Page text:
By Carter B. Horsley
This 14-story apartment house has one of the
most desirable locations in the world as it is directly across
from Central Park on Fifth Avenue and The Frick Collection on
The Frick Collection is the most magnificent
small museum in the United States and has a very large garden
on Fifth Avenue as well as another large one to the east on the
sidestreet where it demolished the very fine townhouse of another
famous at collecting family, the Wideners, that had been part
of a very distinguished row of mansions, several of which are
now occupied, at least in part, by very major art galleries such
as Berry-Hill, Knoedler and Hirschl & Adler. East 70th Street
is also noted for many other fine mansions and institutions between
Madison and Lexington Avenues.
This 16-unit cooperative building is relatively
modest by Fifth Avenue standards, but because of its small number
of units and open views because the Frick is a low-rise "palace,"
it is a very desirable address.
The site had formerly been occupied by a very
impressive mansion owned by C. Ledyard Blair that marvelously
complimented the Frick, which was Henry Clay Frick's residence
when it was built in 1917 and was converted to a museum in 1935.
"The replacement in 1927-28 by the developer
Anthony Campagna of the C. Ledyard Blair mansion, only nine years
after it had been built, with apartments designed by Rosario Candela
(who ultimately was to design nineteen apartment houses on Fifth
Avenue) and the firm of Walker & Gillette was the most dramatic
signal that an era had abruptly ended," observed Robert A.
M. Stern, Gregory Gilmartin and Thomas Mellins in their great
book, "New York 1930, Architecture and Urbanism Between The
Two World Wars," (Rizzoli International, 1987).
"The Blair house had been designed by
Carrère & Hastings as a southern wall to the garden
they had created for their Frick Mansion across the street. While
the new apartment building, known as 2 East Seventieth Street,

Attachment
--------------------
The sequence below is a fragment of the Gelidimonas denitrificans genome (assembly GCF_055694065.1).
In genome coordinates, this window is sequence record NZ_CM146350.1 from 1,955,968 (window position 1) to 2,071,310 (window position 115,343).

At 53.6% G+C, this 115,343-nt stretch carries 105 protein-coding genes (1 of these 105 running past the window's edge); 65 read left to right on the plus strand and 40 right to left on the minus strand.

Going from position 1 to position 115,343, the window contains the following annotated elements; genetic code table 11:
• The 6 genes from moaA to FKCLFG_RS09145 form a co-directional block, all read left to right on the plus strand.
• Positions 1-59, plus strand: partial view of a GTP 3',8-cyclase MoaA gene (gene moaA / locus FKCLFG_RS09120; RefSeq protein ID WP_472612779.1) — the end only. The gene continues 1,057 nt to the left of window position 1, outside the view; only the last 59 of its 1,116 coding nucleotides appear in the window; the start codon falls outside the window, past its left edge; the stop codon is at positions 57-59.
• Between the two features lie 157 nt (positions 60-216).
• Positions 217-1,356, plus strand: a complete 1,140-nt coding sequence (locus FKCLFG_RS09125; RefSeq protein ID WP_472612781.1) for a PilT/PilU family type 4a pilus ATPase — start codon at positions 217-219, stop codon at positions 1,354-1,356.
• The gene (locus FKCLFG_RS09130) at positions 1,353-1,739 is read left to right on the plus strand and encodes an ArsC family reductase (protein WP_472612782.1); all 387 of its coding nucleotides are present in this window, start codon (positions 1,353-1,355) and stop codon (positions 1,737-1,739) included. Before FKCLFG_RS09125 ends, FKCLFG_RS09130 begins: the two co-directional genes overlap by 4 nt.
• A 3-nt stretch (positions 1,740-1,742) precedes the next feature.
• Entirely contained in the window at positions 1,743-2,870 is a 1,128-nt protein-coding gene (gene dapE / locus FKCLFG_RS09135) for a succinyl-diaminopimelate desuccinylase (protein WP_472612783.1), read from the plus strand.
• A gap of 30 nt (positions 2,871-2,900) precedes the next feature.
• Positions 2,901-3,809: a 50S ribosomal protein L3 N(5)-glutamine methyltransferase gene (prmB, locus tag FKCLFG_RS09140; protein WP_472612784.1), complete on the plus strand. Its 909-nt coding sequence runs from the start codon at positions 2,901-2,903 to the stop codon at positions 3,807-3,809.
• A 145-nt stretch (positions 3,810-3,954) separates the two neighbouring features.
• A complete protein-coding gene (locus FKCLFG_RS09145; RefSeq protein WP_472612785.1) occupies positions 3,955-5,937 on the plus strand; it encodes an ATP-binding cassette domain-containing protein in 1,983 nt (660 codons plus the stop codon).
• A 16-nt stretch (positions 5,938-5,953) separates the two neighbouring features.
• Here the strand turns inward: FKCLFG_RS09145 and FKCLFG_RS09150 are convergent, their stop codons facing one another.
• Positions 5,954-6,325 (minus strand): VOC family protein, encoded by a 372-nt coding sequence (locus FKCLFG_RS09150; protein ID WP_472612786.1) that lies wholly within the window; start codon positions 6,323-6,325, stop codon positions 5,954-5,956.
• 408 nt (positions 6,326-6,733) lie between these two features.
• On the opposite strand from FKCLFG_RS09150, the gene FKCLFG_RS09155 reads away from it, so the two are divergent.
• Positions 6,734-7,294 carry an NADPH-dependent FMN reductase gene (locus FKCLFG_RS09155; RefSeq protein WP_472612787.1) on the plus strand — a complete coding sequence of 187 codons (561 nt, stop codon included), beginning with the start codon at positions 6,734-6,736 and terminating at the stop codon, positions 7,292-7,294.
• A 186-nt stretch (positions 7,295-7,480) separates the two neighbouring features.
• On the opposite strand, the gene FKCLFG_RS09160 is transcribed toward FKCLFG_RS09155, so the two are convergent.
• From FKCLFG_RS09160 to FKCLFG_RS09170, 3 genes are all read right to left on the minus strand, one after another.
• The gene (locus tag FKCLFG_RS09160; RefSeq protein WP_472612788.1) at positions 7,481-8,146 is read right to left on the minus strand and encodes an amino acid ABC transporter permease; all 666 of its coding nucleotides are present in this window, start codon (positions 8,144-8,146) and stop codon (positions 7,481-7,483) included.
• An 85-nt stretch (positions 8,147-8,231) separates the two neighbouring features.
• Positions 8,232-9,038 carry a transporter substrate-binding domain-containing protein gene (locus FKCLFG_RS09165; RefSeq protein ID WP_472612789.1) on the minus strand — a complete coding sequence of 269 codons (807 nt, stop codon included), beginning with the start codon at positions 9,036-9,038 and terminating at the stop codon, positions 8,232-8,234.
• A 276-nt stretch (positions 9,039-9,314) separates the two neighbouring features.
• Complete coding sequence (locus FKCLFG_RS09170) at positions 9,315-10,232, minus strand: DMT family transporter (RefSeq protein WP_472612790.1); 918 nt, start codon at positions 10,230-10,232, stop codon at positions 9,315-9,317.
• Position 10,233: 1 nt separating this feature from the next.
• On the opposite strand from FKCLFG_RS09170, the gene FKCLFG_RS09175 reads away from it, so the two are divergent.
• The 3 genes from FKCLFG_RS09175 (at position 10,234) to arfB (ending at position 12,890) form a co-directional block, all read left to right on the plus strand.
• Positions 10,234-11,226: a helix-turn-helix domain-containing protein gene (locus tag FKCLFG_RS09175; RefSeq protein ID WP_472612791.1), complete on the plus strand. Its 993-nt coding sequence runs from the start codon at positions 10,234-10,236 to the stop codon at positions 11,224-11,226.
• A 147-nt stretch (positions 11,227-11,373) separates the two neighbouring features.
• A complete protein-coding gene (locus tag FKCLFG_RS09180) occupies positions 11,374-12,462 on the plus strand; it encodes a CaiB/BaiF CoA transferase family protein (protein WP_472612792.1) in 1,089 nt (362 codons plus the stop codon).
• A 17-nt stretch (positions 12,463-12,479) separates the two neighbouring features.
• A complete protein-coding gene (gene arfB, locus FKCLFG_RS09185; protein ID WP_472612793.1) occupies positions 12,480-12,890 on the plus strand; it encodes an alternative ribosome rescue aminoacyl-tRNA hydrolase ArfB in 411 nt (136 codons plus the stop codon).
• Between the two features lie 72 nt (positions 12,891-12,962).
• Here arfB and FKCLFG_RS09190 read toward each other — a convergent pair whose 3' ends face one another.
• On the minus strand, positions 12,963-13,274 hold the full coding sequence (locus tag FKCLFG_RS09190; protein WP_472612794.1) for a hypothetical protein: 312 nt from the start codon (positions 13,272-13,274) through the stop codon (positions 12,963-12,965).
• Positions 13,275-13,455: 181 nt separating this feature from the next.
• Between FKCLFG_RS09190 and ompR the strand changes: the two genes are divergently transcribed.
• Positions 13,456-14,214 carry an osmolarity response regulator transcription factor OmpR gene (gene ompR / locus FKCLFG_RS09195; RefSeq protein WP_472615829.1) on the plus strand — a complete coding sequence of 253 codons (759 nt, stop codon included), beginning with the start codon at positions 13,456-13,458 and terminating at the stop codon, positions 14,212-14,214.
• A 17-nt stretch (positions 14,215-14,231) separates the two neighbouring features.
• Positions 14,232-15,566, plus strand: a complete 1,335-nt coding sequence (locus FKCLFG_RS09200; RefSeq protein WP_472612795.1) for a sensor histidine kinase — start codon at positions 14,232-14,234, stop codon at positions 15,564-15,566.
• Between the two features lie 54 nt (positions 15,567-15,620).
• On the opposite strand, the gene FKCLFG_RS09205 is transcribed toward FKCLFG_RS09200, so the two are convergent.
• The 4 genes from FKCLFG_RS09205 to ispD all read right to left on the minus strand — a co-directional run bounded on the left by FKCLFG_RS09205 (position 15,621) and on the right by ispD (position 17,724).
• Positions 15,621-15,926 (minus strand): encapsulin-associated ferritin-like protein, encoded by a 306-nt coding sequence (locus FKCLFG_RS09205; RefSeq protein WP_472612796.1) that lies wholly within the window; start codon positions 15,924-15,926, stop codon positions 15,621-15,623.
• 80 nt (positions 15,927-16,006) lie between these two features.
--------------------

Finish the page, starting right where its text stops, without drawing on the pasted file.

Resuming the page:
permanently robbed the Frick garden of southern light, the architects
nonetheless sensitively restarted the Blair House parti at a much
greater height. The apartment was further distinguished by its
combination of simplex and duplex units," the authors continued.
In his excellent book, "The New York Apartment
Houses of Rosario Carpenter and James Carpenter" (Acanthus
Press, 2001), Andrew Alpern offers the following commentary on
"Builder Campagna bought the site for
a record price on upper Fifth Avenue of $170 per square foot.
The new apartment building was constructed with the westerly two-thirds
of each floor laid out as a large eight-room simplex unit with
the living room spanning the Fifth Avenue frontage. At the east
end of the building there were 14 extra servants' rooms on the
second and third floors, a duplex on the fourth and fifth floors,
and three stacked triplexes above."
The transformation of Fifth Avenue's "Millionaire's
Row" of mansions facing Central Park into apartment houses
occurred rather quickly. The city's Zoning Resolution of 1916,
the first in the nation, permitted buildings to rise up to 150
feet in this area on the avenue. The great mansions were erected
mostly between the 1890's and the start of World War I. In 1920,
several leading civic organizations such as the Fifth Avenue Association,
the City Club and the Real Estate Board of New York launched a
campaign to change the zoning for this strip to reduce permissible
building heights to only 75 feet as they were concerned that the
150-foot height would lead to real estate speculation in this
area and dramatic change of what was considered to be one of the
most impressive glories of the city.
In 1921, the city enacted the desired amendment,
but within a few years it was successfully challenged and overturned
in court by a group of real estate owners and developers including
Vincent Astor and architect J. E. R. Carpenter.
Clearly, the subsequent redevelopment permitted
many more people to enjoy direct, unobstructed views of Central
Park from apartments in the tall buildings that soon were built.
Just as clearly, however, the city would have been better served
if the tall luxury buildings had not been built on Fifth Avenue,
but on Madison Avenue instead, but the city was decades away from
creating a landmarks preservation law and commission.
The building has a doorman and a concierge
and an attractive entrance and lobby, but no sundeck, no health
club, no balconies and no garage.